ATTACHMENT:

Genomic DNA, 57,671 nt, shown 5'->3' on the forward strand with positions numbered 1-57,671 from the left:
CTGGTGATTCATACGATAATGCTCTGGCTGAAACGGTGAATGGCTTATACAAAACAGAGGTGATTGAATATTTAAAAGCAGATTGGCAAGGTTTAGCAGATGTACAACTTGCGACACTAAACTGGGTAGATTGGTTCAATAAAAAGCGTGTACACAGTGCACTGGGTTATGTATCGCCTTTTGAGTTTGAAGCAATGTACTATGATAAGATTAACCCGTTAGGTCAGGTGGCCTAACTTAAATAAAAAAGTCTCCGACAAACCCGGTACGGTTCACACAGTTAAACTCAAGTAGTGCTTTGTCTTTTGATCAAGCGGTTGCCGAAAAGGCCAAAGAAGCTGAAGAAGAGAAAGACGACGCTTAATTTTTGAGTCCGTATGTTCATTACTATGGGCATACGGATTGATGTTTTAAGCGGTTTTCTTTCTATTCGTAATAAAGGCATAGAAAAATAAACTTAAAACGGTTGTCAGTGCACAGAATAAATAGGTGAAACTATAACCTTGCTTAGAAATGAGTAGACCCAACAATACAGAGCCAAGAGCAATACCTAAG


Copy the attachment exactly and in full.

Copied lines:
Genomic DNA, 57,671 nt, shown 5'->3' on the forward strand with positions numbered 1-57,671 from the left:
CTGGTGATTCATACGATAATGCTCTGGCTGAAACGGTGAATGGCTTATACAAAACAGAGGTGATTGAATATTTAAAAGCAGATTGGCAAGGTTTAGCAGATGTACAACTTGCGACACTAAACTGGGTAGATTGGTTCAATAAAAAGCGTGTACACAGTGCACTGGGTTATGTATCGCCTTTTGAGTTTGAAGCAATGTACTATGATAAGATTAACCCGTTAGGTCAGGTGGCCTAACTTAAATAAAAAAGTCTCCGACAAACCCGGTACGGTTCACACAGTTAAACTCAAGTAGTGCTTTGTCTTTTGATCAAGCGGTTGCCGAAAAGGCCAAAGAAGCTGAAGAAGAGAAAGACGACGCTTAATTTTTGAGTCCGTATGTTCATTACTATGGGCATACGGATTGATGTTTTAAGCGGTTTTCTTTCTATTCGTAATAAAGGCATAGAAAAATAAACTTAAAACGGTTGTCAGTGCACAGAATAAATAGGTGAAACTATAACCTTGCTTAGAAATGAGTAGACCCAACAATACAGAGCCAAGAGCAATACCTAAG